And while many have not been interested bringing the question of Jewish sovereignty on the Temple Mount to the front of the national agenda, today growing numbers of Israelis are questioning how the holiest site in Judaism, at the heart of the capital of the Jewish State has become off-limits to Jewish worship.

“There is a serious sovereignty issue, and there are psychological issues that are holding us back. It’s a very complicated issue. The best thing is to be positive,” said Richman.

According to Richman, there have been several positive developments over the last several years.

Last week, MK Miri Regev, the newly elected chair of the Knesset Interior and Environment Committee made national headlines by stating, “I don’t understand why a Jew is not allowed to pray in the most sacred place for him—the Temple Mount.”

“I intend to soon tour there, with an emphasis on freedom of Jewish prayer,” Regev said.

Regev added that she intended to conduct a fact-finding tour of the area with a special committee in the coming weeks to revisit the issue.

Regev’s remarks were met with criticism by other members of the Israeli government. Deputy Finance Minister Mickey Levy, a former commander of the Jerusalem Police stated, “This is a provocative and unnecessary move that could inflame the area and lead to grave consequences.”

Yet Richman refuses to be deterred.

“Today, several Jewish politicians are openly discussing Jewish sovereignty on the Temple Mount,” Richman told “Twenty years ago, politicians speaking about such things wouldn’t have gotten a moment of media time.  But now, people are talking about the situation. That means there is a paradigm shift dynamically in the public discourse.”

This shift is in part due to the work of organizations like that of the Temple Institute, led in Israel by Rabbi Yisrael Ariel—one of the paratroopers that took command of the site during the Six-Day War.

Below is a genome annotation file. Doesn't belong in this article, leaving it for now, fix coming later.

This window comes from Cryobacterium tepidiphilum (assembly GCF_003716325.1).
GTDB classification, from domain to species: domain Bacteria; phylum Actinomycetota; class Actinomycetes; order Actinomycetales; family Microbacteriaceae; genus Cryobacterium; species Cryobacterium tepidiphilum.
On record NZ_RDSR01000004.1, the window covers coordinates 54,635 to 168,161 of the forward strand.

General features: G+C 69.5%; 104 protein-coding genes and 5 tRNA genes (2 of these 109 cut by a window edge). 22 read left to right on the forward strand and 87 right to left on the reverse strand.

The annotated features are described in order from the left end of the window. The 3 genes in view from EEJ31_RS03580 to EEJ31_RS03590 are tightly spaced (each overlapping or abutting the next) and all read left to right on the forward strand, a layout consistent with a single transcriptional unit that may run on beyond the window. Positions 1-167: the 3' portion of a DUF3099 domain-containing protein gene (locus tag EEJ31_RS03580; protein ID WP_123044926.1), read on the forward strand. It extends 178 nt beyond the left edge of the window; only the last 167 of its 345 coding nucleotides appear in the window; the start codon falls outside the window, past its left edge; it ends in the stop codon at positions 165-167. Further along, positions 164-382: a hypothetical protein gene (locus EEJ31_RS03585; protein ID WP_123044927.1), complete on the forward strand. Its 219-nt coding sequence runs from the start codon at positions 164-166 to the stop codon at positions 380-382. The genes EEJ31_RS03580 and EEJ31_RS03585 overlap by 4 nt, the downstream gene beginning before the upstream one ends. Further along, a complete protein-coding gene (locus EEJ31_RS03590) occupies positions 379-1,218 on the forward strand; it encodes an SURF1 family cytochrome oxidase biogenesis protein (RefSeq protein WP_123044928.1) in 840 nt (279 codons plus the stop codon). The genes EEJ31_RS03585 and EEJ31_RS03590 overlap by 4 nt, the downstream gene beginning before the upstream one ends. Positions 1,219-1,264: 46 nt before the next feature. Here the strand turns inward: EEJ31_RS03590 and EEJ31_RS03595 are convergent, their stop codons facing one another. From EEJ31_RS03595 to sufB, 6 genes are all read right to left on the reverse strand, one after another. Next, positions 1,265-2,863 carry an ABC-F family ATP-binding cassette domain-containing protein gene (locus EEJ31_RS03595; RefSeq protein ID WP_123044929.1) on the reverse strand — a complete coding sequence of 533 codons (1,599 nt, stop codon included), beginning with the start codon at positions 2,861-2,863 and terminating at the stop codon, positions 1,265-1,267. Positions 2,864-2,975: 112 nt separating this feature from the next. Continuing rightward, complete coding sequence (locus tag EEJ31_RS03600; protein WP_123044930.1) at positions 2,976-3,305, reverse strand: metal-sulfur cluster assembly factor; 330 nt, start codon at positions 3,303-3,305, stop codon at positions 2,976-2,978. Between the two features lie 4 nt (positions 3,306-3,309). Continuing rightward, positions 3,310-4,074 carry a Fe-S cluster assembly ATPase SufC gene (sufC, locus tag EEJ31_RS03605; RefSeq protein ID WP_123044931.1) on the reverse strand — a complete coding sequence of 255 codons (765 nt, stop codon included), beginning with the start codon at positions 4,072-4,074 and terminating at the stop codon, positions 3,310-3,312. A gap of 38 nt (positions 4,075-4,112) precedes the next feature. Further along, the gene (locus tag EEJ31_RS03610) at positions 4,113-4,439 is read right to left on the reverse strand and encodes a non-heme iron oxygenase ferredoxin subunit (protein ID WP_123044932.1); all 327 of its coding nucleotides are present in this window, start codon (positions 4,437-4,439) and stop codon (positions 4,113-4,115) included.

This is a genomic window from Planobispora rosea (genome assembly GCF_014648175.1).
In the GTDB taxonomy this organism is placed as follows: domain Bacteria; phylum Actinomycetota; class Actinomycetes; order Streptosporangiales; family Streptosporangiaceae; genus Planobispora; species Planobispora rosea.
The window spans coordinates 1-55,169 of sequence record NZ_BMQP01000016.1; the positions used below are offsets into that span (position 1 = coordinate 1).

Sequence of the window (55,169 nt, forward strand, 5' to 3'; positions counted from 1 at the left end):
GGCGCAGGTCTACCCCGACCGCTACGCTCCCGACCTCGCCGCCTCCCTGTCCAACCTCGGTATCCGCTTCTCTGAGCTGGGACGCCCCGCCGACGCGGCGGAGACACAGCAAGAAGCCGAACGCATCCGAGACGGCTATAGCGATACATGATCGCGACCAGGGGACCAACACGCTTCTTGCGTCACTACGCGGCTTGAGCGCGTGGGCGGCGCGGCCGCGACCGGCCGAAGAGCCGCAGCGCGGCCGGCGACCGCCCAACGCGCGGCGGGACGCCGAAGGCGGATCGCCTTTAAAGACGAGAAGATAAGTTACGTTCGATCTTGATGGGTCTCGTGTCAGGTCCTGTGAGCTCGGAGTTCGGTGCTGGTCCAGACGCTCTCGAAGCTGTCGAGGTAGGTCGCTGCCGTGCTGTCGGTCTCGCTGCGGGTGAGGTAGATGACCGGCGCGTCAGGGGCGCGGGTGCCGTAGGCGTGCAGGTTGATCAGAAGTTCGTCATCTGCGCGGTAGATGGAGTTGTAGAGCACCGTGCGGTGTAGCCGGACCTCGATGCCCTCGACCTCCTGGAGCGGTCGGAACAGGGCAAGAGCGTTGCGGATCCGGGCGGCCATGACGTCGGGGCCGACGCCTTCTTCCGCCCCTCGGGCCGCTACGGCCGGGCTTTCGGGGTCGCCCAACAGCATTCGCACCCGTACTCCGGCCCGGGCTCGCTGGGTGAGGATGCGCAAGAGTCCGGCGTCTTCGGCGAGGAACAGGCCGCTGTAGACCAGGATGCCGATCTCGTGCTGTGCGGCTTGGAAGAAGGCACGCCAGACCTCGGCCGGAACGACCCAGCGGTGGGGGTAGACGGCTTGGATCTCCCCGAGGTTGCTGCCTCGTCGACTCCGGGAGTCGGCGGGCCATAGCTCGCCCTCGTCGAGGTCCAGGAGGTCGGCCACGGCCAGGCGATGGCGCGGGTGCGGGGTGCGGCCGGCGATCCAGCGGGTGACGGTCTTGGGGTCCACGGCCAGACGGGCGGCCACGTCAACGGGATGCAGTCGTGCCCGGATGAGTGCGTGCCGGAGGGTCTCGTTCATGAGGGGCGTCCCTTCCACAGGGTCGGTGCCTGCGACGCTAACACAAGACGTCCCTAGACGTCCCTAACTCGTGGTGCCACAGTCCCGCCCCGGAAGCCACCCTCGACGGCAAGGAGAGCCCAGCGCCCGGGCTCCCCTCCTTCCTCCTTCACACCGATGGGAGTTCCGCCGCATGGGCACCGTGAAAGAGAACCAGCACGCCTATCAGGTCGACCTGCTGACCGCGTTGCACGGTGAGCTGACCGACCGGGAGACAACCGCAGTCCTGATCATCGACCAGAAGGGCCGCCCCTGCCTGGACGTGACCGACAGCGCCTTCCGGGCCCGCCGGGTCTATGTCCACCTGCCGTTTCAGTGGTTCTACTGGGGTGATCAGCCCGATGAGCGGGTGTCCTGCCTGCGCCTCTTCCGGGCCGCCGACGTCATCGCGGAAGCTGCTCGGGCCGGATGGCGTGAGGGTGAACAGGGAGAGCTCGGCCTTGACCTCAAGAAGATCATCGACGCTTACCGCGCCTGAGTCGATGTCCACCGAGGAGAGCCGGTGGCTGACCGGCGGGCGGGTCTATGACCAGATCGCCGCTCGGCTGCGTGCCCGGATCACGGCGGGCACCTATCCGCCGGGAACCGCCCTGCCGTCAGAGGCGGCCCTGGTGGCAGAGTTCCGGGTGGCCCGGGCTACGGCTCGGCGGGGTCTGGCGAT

As International Director, Richman is a rabbinic scholar who has worked with The Temple Institute for over 25 years studying and teaching the rituals that took place in the Temples.

For years, The Temple Institute has been recreating—according to precise specification—the vessels that were used in Jewish worship during the periods of the First and Second Temples. The Institute has produced a wealth of educational material, including a series of famous paintings re-enacting scenes of the Temple periods.

For its scholarship, The Temple Institute has received an array of accolades from Israel’s Ministry of Education and the Ministry of Religious Affairs. The institute is similarly recognized by Israel’s Ministry of Tourism.

According to Richman, more than 100,000 individuals visit The Temple Institute’s Museum each year. Just this past month, the institute opened a new, state-of-the-art exhibition meters from the Temple Mount that is meant to elicit the experience that Jews would have experienced in one of the Temples.

“We are grateful for the modern victories in Jerusalem,” Richman said. “But Jerusalem’s history is just beginning. And so Yom Yerushalayim, with every year that goes by, has more and more significance because it is like a portal to the future.”

“We will not be the people we were meant to be, if we continue to ignore the Temple Mount, and not be concerned about it,” he added.